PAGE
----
„How long did I sleep?“ he asked with a booming voice. „I, I don’t know, sir.“ the smith stuttered. „How did you get here?“ „Through the door. There was a door under the brambles. I swear that door hasn’t been there before, but suddenly I saw something shimmer and – „
„It’s alright.“, the man nodded. „The door can’t be seen by everyone. I take it that you know about iron magic?“ „I have no idea of magic!“, the smith replied, down to the earth man from the Lower Rhine that he was, „but I am a smith. I know a lot about iron.“
„So be it.“, the other man agreed. „Tell me: Are there still birds circling the hill?“
The smith thought of the swarm that had surrounded him just then. „You might say that.“
His dialog partner sighed deeply and said: „So I have to sleep a bit longer. My time hasn’t come yet.“
The smith stopped short at this comment, and thousand questions rushed his head, but the old man already closed his eyes again.
„My servant will show you the way out. Farewell, my good smith!“
The servant bowed slightly, took the smith’s lantern and hurried away. At the upper end of the tunnel he returned the lantern and presented him a golden coin with a strange embossment. „Take this as a sign of our gratitude.“
This whole thing had been a little too much even for our tough smith, and so he hurried home to his smithy in Kervenheim. By now it was pitch black outside and raining hard.
At home everybody was sleeping already. So he crawled under the blankets and slept as well. Tomorrow he would tell his wife everything.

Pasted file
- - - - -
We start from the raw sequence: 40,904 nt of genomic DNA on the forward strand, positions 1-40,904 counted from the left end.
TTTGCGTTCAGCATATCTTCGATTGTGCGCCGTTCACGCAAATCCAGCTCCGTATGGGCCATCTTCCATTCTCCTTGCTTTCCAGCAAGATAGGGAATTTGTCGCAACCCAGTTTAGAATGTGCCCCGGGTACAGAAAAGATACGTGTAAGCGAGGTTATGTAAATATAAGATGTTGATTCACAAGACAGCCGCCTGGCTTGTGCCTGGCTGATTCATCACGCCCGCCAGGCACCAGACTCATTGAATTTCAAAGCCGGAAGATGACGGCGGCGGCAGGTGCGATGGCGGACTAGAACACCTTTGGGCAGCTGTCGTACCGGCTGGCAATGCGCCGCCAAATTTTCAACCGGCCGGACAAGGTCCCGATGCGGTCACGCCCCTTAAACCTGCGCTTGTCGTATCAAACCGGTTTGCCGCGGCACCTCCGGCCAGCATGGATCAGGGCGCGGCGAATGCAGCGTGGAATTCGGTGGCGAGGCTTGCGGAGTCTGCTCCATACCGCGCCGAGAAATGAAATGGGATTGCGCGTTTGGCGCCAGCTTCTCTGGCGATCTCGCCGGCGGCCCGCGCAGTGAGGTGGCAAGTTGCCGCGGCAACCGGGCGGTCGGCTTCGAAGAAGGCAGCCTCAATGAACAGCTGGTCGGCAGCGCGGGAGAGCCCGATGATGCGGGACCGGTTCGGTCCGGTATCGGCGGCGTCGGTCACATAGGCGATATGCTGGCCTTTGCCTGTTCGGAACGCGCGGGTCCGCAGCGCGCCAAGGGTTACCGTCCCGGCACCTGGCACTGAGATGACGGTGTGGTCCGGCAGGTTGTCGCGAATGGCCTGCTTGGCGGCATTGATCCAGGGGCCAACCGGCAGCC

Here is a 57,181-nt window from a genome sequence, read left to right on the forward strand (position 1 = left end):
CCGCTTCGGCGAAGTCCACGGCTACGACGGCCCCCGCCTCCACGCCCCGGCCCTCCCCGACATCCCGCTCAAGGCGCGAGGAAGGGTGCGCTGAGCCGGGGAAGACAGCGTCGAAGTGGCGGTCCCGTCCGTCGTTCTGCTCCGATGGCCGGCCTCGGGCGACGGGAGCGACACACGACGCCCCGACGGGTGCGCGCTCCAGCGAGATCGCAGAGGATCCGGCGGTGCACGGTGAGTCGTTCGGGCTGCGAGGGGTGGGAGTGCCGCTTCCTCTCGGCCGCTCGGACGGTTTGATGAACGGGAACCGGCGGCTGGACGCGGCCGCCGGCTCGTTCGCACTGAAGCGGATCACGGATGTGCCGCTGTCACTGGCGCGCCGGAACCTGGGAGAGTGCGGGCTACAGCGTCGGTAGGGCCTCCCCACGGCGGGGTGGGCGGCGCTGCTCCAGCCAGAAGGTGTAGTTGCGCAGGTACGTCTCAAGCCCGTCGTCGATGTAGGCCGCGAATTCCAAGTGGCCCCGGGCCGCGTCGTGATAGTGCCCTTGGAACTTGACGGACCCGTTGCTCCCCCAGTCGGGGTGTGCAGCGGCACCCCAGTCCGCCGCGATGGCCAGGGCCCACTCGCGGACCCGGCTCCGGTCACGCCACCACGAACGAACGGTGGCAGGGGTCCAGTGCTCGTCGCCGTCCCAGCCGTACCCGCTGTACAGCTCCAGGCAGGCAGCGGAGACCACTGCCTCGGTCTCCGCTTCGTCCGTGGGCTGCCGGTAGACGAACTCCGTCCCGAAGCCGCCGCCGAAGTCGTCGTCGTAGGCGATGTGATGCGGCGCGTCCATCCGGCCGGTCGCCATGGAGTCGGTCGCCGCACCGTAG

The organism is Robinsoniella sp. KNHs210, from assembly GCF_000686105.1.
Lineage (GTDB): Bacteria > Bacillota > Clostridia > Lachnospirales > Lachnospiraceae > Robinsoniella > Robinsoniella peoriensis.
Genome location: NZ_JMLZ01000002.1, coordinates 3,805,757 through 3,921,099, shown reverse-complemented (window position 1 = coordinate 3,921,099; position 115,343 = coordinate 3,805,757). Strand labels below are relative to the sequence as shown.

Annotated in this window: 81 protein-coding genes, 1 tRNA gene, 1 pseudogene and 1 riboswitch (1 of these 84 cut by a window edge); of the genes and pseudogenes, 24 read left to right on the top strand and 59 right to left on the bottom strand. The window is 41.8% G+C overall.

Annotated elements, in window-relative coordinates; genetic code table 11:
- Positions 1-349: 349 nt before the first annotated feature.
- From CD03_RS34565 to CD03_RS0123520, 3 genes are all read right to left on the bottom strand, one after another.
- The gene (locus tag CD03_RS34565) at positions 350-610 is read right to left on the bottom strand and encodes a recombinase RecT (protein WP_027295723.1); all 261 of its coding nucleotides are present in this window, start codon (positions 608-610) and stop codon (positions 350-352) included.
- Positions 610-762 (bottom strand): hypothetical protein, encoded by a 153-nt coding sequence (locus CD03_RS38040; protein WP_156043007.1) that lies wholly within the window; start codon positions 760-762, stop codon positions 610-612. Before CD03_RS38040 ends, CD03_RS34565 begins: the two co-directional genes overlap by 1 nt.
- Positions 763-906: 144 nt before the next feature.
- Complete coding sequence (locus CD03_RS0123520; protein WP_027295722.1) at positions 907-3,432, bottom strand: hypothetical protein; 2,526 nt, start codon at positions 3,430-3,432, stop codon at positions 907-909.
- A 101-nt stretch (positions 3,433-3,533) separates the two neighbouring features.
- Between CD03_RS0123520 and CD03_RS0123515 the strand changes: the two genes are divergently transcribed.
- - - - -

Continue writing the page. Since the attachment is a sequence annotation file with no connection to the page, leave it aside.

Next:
But when the morning came and the smith reached for the golden coin in his pocket, it was gone. He searched all his pockets and even went back the whole way to Gochfortzberg, but the door was gone, too. Without any proof his story seemed to be far to adventurous and far-fetched, that years went by until he finally told somebody about it. The only thing he got from this adventure were some gray hairs.
The door stayed lost, and nobody has seen the sleeping chieftain and his servant ever since. And this is how it will remain until the birds stop circling the hill.
There are quite a few stories about Gochfortzberg. One of them is this one, clearly a local variation of the Kyffhäuser myth. I heard about it during an presentation of archeological information and tried to shape those bits into a story. In some variations of this myth the sleeper under the mountain is a bringer of peace, in other he will return on doomsday. As a matter of fact traces of settmlements have been found on the hill that go back to the iron age. Some of them were of Roman origin as well and another interpretation of the origins of the ravines of Gochfortzberg says that the Romans tried to create a shortcut from Xanten to Uedem. Still the story about the sleeping chieftain is one of my favorites and it goes well along with all those other sleeper-stories. The importance of the birds related to the end of the world as we know it is know from the London Tower, too.
Why is this story so interesting for me? Because the hill is quite close to my home. Just a few kilometers away.